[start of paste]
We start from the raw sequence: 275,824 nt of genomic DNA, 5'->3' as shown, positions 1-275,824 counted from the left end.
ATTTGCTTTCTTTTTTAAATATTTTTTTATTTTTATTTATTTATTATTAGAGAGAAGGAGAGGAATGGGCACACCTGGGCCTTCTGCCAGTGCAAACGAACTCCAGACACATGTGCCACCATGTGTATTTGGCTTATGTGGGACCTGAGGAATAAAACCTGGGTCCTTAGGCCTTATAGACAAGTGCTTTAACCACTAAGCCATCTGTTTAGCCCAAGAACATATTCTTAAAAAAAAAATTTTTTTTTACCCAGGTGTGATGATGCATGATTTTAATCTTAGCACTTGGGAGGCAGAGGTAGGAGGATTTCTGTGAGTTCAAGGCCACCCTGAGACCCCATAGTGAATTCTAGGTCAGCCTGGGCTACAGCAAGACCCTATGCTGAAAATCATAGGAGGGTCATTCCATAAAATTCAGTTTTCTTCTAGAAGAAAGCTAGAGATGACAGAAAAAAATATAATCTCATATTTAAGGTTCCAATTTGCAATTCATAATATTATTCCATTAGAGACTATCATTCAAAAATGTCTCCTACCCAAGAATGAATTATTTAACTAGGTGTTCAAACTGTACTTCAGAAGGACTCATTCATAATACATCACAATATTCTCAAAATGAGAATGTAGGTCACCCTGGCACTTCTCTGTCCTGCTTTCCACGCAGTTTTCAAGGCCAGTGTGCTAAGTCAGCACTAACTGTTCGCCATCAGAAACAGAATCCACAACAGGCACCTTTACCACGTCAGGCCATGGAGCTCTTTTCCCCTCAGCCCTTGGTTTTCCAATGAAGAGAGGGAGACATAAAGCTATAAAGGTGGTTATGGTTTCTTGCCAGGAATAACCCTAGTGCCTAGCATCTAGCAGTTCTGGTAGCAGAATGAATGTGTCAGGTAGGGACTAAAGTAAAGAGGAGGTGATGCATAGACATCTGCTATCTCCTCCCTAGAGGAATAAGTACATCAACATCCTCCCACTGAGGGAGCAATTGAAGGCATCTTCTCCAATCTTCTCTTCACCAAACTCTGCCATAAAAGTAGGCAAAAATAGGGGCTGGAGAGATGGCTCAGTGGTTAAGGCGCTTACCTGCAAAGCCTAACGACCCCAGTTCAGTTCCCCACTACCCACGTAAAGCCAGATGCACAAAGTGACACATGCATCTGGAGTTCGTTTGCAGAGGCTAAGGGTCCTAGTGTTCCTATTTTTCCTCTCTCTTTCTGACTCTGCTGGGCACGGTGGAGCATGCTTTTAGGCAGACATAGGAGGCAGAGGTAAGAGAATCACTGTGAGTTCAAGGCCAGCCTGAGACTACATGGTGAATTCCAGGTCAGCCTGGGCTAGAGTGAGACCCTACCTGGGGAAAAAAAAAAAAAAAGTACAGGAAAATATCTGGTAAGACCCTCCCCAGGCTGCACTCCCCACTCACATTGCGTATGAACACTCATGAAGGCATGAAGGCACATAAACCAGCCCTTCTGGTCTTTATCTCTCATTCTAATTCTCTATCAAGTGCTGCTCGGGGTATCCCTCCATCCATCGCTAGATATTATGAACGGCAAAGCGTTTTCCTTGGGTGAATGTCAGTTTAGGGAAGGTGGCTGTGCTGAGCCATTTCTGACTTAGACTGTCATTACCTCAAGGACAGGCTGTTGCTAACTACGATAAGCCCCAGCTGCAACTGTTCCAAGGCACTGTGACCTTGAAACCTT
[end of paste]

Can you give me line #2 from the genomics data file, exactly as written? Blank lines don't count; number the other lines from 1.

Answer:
ATTTGCTTTCTTTTTTAAATATTTTTTTATTTTTATTTATTTATTATTAGAGAGAAGGAGAGGAATGGGCACACCTGGGCCTTCTGCCAGTGCAAACGAACTCCAGACACATGTGCCACCATGTGTATTTGGCTTATGTGGGACCTGAGGAATAAAACCTGGGTCCTTAGGCCTTATAGACAAGTGCTTTAACCACTAAGCCATCTGTTTAGCCCAAGAACATATTCTTAAAAAAAAAATTTTTTTTTACCCAGGTGTGATGATGCATGATTTTAATCTTAGCACTTGGGAGGCAGAGGTAGGAGGATTTCTGTGAGTTCAAGGCCACCCTGAGACCCCATAGTGAATTCTAGGTCAGCCTGGGCTACAGCAAGACCCTATGCTGAAAATCATAGGAGGGTCATTCCATAAAATTCAGTTTTCTTCTAGAAGAAAGCTAGAGATGACAGAAAAAAATATAATCTCATATTTAAGGTTCCAATTTGCAATTCATAATATTATTCCATTAGAGACTATCATTCAAAAATGTCTCCTACCCAAGAATGAATTATTTAACTAGGTGTTCAAACTGTACTTCAGAAGGACTCATTCATAATACATCACAATATTCTCAAAATGAGAATGTAGGTCACCCTGGCACTTCTCTGTCCTGCTTTCCACGCAGTTTTCAAGGCCAGTGTGCTAAGTCAGCACTAACTGTTCGCCATCAGAAACAGAATCCACAACAGGCACCTTTACCACGTCAGGCCATGGAGCTCTTTTCCCCTCAGCCCTTGGTTTTCCAATGAAGAGAGGGAGACATAAAGCTATAAAGGTGGTTATGGTTTCTTGCCAGGAATAACCCTAGTGCCTAGCATCTAGCAGTTCTGGTAGCAGAATGAATGTGTCAGGTAGGGACTAAAGTAAAGAGGAGGTGATGCATAGACATCTGCTATCTCCTCCCTAGAGGAATAAGTACATCAACATCCTCCCACTGAGGGAGCAATTGAAGGCATCTTCTCCAATCTTCTCTTCACCAAACTCTGCCATAAAAGTAGGCAAAAATAGGGGCTGGAGAGATGGCTCAGTGGTTAAGGCGCTTACCTGCAAAGCCTAACGACCCCAGTTCAGTTCCCCACTACCCACGTAAAGCCAGATGCACAAAGTGACACATGCATCTGGAGTTCGTTTGCAGAGGCTAAGGGTCCTAGTGTTCCTATTTTTCCTCTCTCTTTCTGACTCTGCTGGGCACGGTGGAGCATGCTTTTAGGCAGACATAGGAGGCAGAGGTAAGAGAATCACTGTGAGTTCAAGGCCAGCCTGAGACTACATGGTGAATTCCAGGTCAGCCTGGGCTAGAGTGAGACCCTACCTGGGGAAAAAAAAAAAAAAAGTACAGGAAAATATCTGGTAAGACCCTCCCCAGGCTGCACTCCCCACTCACATTGCGTATGAACACTCATGAAGGCATGAAGGCACATAAACCAGCCCTTCTGGTCTTTATCTCTCATTCTAATTCTCTATCAAGTGCTGCTCGGGGTATCCCTCCATCCATCGCTAGATATTATGAACGGCAAAGCGTTTTCCTTGGGTGAATGTCAGTTTAGGGAAGGTGGCTGTGCTGAGCCATTTCTGACTTAGACTGTCATTACCTCAAGGACAGGCTGTTGCTAACTACGATAAGCCCCAGCTGCAACTGTTCCAAGGCACTGTGACCTTGAAACCTT